Home / Programs & Initiatives / Initiatives / The Art of Storytelling—RYSE

The Art of Storytelling—RYSE

RYSE: Richmond Youth Raise Their Voices

May 18–September 28, 2017

The third installation in The Art of Storytelling featured the work of youth from the RYSE Center in Richmond, California. RYSE creates safe places for grounded in social justice for young people to love, learn, educate, heal and transform lives and communities. 

Next Prev
                      Church 

Francisco Rojas Meraz, Age 21

Keeping the phrase “No soy de aqui ni de alla” meaning “not from here nor there” in his mind, having to be a Chicano from the Bay Area, juggling culture, tradition, and contemporary social problems. These are common themes that come to mind in his creative thinking process to produce work that is not only meaningful and healing to him but as well yells out a statement or brings some sort of connection to a specific community of people.

Bankruptcy 

Francisco Rojas Meraz, Age 21

Keeping the phrase “No soy de aqui ni de alla” meaning “not from here nor there” in his mind, having to be a Chicano from the Bay Area, juggling culture, tradition, and contemporary social problems. These are common themes that come to mind in his creative thinking process to produce work that is not only meaningful and healing to him but as well yells out a statement or brings some sort of connection to a specific community of people.

Fox

Francisco Rojas Meraz, Age 21

Keeping the phrase “No soy de aqui ni de alla” meaning “not from here nor there” in his mind, having to be a Chicano from the Bay Area, juggling culture, tradition, and contemporary social problems. These are common themes that come to mind in his creative thinking process to produce work that is not only meaningful and healing to him but as well yells out a statement or brings some sort of connection to a specific community of people.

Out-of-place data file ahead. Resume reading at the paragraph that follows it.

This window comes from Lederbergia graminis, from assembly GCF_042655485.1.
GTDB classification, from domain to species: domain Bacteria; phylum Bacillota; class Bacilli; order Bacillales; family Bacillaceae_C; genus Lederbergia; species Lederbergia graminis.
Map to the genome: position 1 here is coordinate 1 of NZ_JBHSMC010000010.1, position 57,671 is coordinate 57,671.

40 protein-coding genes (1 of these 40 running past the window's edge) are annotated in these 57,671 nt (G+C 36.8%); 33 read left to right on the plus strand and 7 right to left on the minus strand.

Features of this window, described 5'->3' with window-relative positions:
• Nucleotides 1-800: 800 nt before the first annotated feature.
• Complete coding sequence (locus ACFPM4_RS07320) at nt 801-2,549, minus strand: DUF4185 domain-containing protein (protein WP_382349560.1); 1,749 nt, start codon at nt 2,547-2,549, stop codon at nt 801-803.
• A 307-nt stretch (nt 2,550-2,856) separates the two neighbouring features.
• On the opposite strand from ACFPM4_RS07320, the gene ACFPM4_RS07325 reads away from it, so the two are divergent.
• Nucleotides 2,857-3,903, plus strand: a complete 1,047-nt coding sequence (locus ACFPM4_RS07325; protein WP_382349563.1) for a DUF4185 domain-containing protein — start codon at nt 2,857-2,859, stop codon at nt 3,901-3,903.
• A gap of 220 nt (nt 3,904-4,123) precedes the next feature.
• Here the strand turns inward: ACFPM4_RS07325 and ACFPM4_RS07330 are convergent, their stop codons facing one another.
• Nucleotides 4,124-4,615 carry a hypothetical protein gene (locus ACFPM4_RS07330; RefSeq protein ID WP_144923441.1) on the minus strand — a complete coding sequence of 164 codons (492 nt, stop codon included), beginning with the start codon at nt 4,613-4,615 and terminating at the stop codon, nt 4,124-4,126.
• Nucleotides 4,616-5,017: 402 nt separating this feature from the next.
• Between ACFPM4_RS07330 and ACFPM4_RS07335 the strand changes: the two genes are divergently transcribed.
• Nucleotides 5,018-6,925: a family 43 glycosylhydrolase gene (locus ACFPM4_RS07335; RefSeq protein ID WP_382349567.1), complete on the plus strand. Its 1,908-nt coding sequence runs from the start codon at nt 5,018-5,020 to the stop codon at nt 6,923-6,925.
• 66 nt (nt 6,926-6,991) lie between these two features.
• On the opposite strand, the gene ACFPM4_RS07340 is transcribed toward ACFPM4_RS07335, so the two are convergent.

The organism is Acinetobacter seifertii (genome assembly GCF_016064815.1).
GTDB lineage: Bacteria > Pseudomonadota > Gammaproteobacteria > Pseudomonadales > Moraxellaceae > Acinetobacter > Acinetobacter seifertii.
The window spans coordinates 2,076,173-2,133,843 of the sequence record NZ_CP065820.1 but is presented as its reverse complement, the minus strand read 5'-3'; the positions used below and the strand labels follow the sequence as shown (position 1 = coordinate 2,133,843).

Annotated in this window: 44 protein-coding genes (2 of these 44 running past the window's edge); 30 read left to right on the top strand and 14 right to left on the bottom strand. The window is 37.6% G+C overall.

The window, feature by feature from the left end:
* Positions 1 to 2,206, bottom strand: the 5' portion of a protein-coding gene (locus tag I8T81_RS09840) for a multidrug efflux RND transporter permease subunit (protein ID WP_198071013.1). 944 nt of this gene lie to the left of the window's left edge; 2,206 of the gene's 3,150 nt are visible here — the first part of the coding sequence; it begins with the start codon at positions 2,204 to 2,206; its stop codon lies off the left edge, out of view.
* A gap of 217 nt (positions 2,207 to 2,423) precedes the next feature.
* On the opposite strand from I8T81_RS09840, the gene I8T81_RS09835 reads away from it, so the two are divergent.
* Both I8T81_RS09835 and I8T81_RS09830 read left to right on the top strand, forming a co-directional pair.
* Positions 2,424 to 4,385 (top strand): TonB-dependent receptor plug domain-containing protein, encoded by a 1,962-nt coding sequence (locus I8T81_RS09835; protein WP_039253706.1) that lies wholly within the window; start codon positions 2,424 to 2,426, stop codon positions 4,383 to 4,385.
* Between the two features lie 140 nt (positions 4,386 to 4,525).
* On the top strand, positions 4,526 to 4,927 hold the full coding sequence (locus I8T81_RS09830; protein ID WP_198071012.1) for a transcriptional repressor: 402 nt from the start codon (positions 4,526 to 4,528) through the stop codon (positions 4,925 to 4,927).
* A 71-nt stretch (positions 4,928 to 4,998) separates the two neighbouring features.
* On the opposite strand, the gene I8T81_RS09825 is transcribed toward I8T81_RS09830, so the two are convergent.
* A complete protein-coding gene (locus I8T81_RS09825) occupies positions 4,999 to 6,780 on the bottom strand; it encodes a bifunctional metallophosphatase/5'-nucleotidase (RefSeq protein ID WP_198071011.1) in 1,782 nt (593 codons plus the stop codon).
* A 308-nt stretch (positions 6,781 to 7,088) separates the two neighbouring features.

Purpose

Transparency Portrait Series Artist Statements

These portraits were created to show youth voices as layers of affirmations to remind oneself to reflect on personal growth. Each art piece was created for the viewer to interact with, learn and get a glimpse of the multifaceted experiences of young people in Richmond. Each one showcases their own individual styles of poetic thoughts and the different layers of self as people see us and who we are inside. Feel free to lift the transparent portrait photographs to interact with each piece as their own identities and inner art works.

Jakia Kiel, Age 17

Jakia Kiel was introduced to the arts by the artist Aware and the filmmaker Gemikia Henderson at RYSE Youth Center. She has been a multimedia artist involved in video production for four years. Jakia’s artistic style is laid back and chill and she challenges herself to try new mediums. Jakia’s artistic influence is Justin Bieber, because he shows her never to give up and to always try new things in life. Her plans for the future are going to college, pursuing video, becoming a doctor and joining the Air Force. Her video You’re Not Alone (2016) won Honorable Mention at RYSE’s second annual Truth be Told: Justice Through my Eyes Film Festival

Jakia was inspired to create this particular piece of artwork to show her purpose in life. She found out that art creation process is not easy but it’s worth it in the end. This piece of art tells the story that everyone on this planet has a purpose in life.

Free Your Dream

Isaiah Grant, Age 17

Isaiah Grant, 17, strives to overcome racism and defy stereotypes. He was introduced to the arts by coming to the RYSE Youth Center, and has been influences bymentors like Vero and Agana who introduced him to new artistic medium and styles. Isaiah describes his artistic style as constantly learning and improving his work by appreciating the imperfections and process. What makes him unique as an artist is how he combines his spoken word poetry into his art and it impacts people by connecting his community. Isaiah goes with the flow and follows his own creative inspirations. He sees himself as a film producer in film festivals to tell your stories to a larger audience through media production.

What inspired Isaiah to create the Free Your Dream art piece was to tell his story to the audience even when he is not present. He learned how important is is to Free Your Dreams through creating art. Isaiah wants to address social issues in this art piece to break stereotypes about people of color. Isaiah wants people that see his art piece and feel empowered, inspired, and like they are a whole new person.

I Can’t Draw

Sterling Gilder, Age: 18